Saturday, 14 September 2013

My Dad

Andy Green
1943 - 2009

Today would have been my dad’s 70th birthday, but, sadly, he died in 2009 from complications related to lung cancer.

My dad led an interesting life. He left home at the age of 17 to go hiking. He eventually joined the Israeli army, where he achieved an ambition to become a paratrooper (although he never took part in any actual action).

Later on, he worked for some years as a photographer on cruise chips for Cunard, alongside his brother. This included working on board all three “queens” of the day. He enjoyed his work aboard these ships immensely.

He also ran his own tour company for a while, leading small camping trips throughout Europe. Through this he was able to combine his love for travel with his organisational and leadership skills.

He then went to work in the financial industry, first for Pearl Assurance, and then for TSB, which later became Lloyds TSB, were he worked as a Financial Services Consultant.

After he retired he still remained active, taking a particular interest in researching the First World War. He notably undertook research regarding an individual soldier buried in France, who he was able to establish was Jewish, and so arranged for the headstone to be changed from a cross to a Star of David.

He was also a good husband to my mum for over 30 years, and a good dad to my brother and I. He was a family man who did everything he could to give us a good life. He was a very practical man who could fix almost anything – plumbing, electrical, and especially mine and my brother’s toys when we were smaller. And he was also a caring man who could be relied upon in a crisis with his practical approach.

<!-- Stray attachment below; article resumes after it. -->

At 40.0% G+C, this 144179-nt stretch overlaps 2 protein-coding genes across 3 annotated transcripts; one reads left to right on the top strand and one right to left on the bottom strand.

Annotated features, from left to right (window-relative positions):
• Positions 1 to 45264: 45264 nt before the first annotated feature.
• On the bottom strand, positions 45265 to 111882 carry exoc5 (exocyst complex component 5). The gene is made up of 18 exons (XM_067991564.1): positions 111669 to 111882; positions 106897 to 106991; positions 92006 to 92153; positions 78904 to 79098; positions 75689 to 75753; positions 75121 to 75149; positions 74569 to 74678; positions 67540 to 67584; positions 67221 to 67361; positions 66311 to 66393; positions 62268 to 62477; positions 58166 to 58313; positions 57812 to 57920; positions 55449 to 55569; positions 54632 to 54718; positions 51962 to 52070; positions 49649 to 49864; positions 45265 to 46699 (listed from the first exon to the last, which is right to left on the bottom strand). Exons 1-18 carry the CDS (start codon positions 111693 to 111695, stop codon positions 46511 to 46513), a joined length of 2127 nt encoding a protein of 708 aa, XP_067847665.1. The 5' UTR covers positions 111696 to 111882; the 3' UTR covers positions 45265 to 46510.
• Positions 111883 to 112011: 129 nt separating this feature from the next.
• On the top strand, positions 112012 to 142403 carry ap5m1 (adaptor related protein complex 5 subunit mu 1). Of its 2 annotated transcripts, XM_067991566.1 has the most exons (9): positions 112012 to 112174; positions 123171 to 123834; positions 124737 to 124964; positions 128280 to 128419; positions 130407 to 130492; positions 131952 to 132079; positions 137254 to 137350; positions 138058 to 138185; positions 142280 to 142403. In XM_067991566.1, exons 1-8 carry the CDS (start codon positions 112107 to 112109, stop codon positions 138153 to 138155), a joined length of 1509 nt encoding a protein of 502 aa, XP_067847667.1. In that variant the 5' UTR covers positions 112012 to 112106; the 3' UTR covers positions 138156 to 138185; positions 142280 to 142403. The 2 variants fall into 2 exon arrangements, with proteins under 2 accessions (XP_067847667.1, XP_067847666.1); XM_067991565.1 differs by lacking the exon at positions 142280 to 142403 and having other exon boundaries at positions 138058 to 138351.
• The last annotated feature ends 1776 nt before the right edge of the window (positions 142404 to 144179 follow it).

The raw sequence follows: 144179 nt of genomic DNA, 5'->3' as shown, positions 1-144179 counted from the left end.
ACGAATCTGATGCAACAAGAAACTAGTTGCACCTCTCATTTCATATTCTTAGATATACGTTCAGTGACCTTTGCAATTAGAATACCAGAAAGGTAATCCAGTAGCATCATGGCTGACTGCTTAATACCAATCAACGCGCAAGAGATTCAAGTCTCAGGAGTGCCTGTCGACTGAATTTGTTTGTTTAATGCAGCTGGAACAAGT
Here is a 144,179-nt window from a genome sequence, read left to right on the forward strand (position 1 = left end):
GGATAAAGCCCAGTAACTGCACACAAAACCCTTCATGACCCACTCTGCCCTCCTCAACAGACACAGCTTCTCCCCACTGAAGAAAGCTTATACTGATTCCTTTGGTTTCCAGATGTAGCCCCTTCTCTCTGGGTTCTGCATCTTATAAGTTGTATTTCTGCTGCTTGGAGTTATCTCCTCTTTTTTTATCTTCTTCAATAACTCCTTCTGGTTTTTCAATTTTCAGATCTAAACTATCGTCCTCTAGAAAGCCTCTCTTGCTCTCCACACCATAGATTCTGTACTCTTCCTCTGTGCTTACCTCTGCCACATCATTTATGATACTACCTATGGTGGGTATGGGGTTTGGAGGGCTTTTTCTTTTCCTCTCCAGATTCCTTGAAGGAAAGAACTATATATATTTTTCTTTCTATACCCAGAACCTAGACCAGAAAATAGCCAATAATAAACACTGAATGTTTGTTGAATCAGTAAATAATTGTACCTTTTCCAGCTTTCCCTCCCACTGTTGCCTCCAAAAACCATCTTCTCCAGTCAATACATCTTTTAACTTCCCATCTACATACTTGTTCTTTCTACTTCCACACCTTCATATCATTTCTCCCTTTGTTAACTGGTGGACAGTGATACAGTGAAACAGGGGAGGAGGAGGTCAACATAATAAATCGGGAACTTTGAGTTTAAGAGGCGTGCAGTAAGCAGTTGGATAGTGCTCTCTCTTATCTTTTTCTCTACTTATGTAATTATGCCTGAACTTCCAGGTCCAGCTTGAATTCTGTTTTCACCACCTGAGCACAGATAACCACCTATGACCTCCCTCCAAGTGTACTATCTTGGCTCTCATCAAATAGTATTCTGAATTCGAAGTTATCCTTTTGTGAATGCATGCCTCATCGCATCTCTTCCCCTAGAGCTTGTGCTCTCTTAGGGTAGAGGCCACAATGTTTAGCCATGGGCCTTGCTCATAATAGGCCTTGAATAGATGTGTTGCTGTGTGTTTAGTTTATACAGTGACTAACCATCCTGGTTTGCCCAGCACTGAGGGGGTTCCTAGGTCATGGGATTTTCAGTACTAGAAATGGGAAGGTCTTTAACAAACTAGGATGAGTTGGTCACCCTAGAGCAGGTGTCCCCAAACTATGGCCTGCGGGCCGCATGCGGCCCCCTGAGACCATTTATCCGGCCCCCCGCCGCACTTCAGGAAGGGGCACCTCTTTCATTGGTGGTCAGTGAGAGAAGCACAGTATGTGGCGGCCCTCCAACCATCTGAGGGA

He would also often tell jokes. Not all of them were good, mind! Many of them were typical “dad” jokes. But they were still appreciated by those who heard them.

He is still missed by his family today, and always will be. So, dad, wherever you are now, know that you are still loved, remembered, and missed.

Shortly before he died I had written a poem about him. He was able to read it, and he felt that it was “superb”. I read this poem out at his funeral, and I’m going to end this blog post with it.

This one’s for you, dad.


You would be there with your jokes and laughter,
Giving them to me, my brother, and mum,
Making sure that our lives were full of fun.
Acting more as a child than my father.
If I was hurt because I had fallen
You would be there with your jokes and laughter,
Making sure that I was fine, and after
I had smiled my pain would be forgotten.
On dull days you were as bright as the sun.
You would be there with your jokes and laughter.

We didn’t always get on, you and I.
There were times when we would argue and fight.
One wrong word would be enough to ignite
a row where we would not see eye to eye.
Then all would calm down, and things were alright.
We didn’t always get on. You and I
had our fair share of bouts, I can’t deny.
We still had a lot in common despite
our disputes. We were never always right.
We didn’t always get on, you and I.

Now there’s mutual respect for each other.
I made you proud when I got my degree.
And now you are always there to help me.
There is no doubt that me and my brother
have much to thank you for, we can agree.
Now there’s mutual respect for each other.
Now we are all here for one another.
No longer children, but still your sons, we
know all you’ve done for us, this we can see.
Now there’s mutual respect for each other.

I’m going to miss you once you are gone.
Without a doubt you are one of the best.
You were there with your support and your jest.
Soon we will say goodbye. It will be long
before we join you. It will be a test.
I’m going to miss you once you are gone.
I’m sorry for when I have done you wrong.
I now respect you, it will be my quest
to ensure that you’re not forgotten. Yes,
I’m going to miss you once you are gone.

No comments: